The long-delayed $5.7bn project to build a railway from China through northern Laos officially began on 25 December, more than a year after the previous official groundbreaking ceremony.
Lao Prime Minister Thongloun Sisoulith shovelled earth and struck a gong to mark the start of construction in the Lao city of Luang Prabang, approximately mid-way along the 414km route from the Mohan-Boten border station in the north to the Lao capital Vientane, on the Thai border.
The railway will benefit Lao people of all ethnic groups– Bounchanh Sinthavong, Lao Minister of Public Works and Transport
Seventy percent funded by Chinese loans, the railway through mountainous Laos will take five years to build, and will link the Chinese city of Kunming in Yunnan Province to Thailand.
China aims eventually to extend the link through Thailand and peninsular Malaysia to Singapore as part of its One Belt, One Road strategy.
Weaving through the Annamite mountain range, the China-Laos railway will be challenging and expensive to build, with more than 62% of its length comprising bridges and tunnels, according to state news agency Xinhua.
Concerns have been raised that the Chinese loans for the railway will saddle impoverished Laos, a country of about 7 million people, with crushing debt.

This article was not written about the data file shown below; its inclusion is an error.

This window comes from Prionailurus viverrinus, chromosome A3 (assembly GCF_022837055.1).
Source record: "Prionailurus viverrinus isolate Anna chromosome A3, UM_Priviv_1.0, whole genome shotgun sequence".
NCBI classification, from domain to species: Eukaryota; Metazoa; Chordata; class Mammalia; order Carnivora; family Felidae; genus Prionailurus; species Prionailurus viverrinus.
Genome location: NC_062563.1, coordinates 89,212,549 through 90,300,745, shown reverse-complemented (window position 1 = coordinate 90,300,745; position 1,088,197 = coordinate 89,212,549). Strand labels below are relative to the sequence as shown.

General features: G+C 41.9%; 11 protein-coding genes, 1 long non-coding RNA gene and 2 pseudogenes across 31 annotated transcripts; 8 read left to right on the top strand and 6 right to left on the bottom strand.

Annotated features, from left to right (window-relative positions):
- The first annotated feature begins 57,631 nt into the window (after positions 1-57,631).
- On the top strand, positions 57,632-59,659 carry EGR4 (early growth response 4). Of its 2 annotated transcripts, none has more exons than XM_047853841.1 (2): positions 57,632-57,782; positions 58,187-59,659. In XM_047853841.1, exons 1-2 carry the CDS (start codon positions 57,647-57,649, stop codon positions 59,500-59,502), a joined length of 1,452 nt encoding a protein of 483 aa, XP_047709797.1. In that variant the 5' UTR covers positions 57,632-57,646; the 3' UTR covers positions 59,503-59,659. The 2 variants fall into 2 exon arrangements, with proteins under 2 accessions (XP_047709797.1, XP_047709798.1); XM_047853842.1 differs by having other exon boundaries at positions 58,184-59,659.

But Lao officials insisted on 25 December that it would boost the economy.
"Once completed, the railway will benefit Lao people of all ethnic groups, facilitate and reduce costs of transportation, stimulate the development of agricultural and industrial sectors, tourism, investment and trade, as well as generate income for Lao people and the country," said Lao Minister of Public Works and Transport, Bounchanh Sinthavong, Xinhua reported.
The railway has been in the works for years. The idea was first proposed in 2006 and revived in 2013.
An official groundbreaking ceremony was first held on 2 December 2015, but actual construction work was delayed.
In September 2015, subsidiaries of state-owned China Railway Group won a $1.2bn contract to build three sections of the railway.
Some key issues remain unresolved. By 1st December a concession agreement over who will run the railway had still not been signed, according to the Lao director of the project, Dr Koung Souk-Aloun, who is also director of the Lao National Railway Company, local newspaper Vientane Times reported.
Another issue may be the compensation offered to people who must abandon their property to make way for the railway. Some locals have expressed anger at a lack of information regarding the project, reports Radio Free Asia, a pro-American broadcaster.
Speaking to the Vientane Times, Koung Souk-Aloun said authorities are making compensation payments to families now, and that progress on this has been made in Vientiane province.
Thirty-two stations are planned along the route, which is designed to operate at a top speed of 160km/h, according to Xinhua.
Image: The 414km railway will link Boten on the Chinese border to the Lao capital Vientane. Route shown is approximate only (Google Maps/GCR)